from the bad-assumptions-lead-to-bad-decisions dept.
Lasrick writes "John Mecklin explores the context that was missed when the LA Times and the San Diego Union Tribune reported on the closing of the remaining two San Onofre nuclear reactors: 'U-T San Diego published a similar flurry of well-reported stories that covered the basics of the reasons for the closure, as well as the impact on consumers, workers, and the electricity supply. At both papers, coverage included infographics that effectively explained the problem that forced the plant to close—vibration that caused wear in tubes for the plant's steam generators. (The Times's tick-tock takeout on the history of the steam generator snafu, published in July, is especially comprehensive.) The specifics of the San Onofre closing were covered well and thoroughly. The context within which those basics reside, however, was far less well-examined, and the two major newspapers closest to the San Onofre plant both therefore missed a real opportunity to inform readers about the major energy choices California and the country will need to make in the coming decade.' Excellent work at the Columbia Journalism Review."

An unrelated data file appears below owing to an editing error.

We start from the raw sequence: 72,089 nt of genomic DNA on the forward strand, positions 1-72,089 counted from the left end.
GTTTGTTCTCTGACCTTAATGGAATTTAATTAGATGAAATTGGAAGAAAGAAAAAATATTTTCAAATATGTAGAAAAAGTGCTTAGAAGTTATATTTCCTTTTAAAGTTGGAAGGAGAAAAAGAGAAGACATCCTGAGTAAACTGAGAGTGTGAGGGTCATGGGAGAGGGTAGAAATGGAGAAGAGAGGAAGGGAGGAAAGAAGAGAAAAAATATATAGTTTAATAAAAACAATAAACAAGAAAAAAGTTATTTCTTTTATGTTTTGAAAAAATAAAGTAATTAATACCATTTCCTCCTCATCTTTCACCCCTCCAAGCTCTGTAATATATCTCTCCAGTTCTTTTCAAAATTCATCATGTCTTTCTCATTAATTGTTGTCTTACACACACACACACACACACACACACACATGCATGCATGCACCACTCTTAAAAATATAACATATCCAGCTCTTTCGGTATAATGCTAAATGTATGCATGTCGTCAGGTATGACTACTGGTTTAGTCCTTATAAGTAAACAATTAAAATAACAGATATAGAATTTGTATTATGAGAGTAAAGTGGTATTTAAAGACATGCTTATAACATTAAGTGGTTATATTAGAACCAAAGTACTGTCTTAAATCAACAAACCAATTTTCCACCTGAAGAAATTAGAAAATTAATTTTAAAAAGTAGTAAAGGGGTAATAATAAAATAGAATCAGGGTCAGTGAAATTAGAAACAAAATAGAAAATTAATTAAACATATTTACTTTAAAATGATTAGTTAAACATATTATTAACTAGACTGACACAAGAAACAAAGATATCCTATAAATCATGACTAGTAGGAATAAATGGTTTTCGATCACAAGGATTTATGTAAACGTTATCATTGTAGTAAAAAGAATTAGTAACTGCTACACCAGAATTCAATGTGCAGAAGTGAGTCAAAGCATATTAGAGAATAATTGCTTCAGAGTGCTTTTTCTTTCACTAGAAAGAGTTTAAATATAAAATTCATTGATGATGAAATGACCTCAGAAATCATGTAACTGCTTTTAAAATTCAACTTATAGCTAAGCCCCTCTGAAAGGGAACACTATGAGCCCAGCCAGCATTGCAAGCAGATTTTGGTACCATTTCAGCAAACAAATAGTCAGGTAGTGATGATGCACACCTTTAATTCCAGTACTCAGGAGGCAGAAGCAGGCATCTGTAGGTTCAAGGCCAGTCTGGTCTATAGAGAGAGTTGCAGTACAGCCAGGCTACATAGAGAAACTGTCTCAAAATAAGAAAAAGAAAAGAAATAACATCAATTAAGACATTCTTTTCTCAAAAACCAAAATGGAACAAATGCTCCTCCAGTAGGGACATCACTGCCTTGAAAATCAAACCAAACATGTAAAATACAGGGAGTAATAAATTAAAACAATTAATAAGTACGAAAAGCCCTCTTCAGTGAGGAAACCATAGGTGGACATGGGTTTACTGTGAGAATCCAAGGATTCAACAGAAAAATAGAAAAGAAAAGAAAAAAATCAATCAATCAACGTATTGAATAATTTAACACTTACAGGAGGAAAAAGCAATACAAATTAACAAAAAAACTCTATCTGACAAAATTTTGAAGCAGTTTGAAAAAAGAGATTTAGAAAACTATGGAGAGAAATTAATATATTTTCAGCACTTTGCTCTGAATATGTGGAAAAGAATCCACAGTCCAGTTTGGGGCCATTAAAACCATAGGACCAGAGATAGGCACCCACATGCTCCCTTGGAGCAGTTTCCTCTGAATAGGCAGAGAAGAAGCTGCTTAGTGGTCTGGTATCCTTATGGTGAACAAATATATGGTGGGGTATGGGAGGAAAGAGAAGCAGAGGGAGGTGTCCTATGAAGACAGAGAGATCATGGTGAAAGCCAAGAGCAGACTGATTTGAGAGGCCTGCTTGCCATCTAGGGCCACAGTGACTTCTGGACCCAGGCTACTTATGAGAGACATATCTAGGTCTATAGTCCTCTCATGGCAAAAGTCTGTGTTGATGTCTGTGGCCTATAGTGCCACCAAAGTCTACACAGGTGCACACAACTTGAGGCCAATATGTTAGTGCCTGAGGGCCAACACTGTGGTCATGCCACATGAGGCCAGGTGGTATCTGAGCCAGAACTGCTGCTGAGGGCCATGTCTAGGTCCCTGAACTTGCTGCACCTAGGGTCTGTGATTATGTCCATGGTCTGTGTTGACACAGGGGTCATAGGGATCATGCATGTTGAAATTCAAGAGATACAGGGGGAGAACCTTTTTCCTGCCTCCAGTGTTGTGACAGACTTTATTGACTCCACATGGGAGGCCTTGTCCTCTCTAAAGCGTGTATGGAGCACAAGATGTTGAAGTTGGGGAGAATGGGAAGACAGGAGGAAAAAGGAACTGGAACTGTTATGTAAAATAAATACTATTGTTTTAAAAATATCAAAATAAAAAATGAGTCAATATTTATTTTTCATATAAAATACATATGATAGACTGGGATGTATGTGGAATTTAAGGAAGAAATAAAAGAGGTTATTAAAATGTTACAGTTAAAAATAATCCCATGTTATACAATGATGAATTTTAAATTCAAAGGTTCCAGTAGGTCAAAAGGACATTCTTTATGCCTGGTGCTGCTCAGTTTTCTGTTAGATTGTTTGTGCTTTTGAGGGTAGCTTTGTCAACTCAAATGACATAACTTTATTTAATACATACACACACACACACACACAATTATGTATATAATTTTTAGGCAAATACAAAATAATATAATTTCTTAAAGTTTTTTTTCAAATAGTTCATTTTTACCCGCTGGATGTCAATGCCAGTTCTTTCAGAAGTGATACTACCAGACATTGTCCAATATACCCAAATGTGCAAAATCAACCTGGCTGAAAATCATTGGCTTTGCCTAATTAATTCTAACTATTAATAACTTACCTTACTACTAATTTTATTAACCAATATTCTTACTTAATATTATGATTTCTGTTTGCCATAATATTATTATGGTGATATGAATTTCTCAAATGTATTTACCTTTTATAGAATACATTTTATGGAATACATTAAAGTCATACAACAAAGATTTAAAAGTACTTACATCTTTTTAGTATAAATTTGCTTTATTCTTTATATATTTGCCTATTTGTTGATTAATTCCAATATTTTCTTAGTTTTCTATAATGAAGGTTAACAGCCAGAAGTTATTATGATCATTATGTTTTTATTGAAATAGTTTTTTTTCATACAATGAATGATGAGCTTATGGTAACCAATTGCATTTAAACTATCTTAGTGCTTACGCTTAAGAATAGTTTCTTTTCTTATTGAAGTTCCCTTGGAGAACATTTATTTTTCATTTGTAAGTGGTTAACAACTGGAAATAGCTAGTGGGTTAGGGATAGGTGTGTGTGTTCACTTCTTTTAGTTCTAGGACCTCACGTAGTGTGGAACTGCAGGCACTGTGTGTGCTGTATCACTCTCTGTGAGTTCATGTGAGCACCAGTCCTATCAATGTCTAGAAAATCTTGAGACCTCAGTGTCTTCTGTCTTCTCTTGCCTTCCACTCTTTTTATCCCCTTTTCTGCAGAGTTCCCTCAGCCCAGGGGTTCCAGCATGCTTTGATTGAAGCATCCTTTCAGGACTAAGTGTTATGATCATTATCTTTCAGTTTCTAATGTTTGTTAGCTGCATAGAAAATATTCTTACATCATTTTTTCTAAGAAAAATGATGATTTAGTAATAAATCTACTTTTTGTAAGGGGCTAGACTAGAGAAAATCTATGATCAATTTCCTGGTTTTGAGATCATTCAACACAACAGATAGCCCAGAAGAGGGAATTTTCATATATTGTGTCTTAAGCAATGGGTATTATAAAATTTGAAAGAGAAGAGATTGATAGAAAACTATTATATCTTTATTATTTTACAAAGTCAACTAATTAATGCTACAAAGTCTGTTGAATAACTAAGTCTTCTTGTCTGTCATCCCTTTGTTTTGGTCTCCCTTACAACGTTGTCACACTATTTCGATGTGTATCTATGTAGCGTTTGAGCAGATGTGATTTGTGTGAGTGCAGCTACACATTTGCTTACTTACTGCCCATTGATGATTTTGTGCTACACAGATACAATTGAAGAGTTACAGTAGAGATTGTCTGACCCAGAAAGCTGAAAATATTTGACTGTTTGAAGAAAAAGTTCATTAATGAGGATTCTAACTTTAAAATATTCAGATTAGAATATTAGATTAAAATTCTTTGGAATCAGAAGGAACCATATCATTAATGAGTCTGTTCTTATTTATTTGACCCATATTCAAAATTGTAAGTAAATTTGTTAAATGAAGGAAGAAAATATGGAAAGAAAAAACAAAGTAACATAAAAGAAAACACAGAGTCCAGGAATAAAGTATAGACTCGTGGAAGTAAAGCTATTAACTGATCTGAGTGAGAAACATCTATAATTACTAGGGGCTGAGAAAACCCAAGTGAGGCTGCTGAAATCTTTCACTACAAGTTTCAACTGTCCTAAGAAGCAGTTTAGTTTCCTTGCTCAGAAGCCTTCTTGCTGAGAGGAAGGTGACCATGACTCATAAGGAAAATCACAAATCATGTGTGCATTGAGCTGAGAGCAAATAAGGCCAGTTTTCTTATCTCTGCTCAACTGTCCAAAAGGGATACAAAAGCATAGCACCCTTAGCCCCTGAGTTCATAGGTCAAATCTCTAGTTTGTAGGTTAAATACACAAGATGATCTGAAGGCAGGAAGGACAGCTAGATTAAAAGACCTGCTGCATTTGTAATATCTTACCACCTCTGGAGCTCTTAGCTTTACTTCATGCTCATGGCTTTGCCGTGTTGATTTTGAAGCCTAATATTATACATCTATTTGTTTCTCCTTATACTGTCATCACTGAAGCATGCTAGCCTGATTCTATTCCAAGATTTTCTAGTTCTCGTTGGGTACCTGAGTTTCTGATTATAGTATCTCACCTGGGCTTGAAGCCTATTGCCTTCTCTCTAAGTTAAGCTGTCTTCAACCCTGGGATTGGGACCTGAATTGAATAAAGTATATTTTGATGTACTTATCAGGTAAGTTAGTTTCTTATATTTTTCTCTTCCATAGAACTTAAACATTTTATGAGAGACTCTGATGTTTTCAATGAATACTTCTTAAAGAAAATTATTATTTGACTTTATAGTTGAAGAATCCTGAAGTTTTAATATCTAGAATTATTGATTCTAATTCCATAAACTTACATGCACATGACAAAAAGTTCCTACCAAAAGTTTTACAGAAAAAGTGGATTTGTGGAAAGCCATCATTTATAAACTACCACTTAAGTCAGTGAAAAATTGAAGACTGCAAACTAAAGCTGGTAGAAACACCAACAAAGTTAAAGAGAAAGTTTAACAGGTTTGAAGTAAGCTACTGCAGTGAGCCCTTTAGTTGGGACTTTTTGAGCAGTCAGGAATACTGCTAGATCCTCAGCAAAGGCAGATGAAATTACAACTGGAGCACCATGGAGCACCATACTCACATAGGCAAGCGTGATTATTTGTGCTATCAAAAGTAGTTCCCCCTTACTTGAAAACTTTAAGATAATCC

"I have more information in one place than anybody in the world."
-- Jerry Pournelle, an absurd notion, apparently about the BIX BBS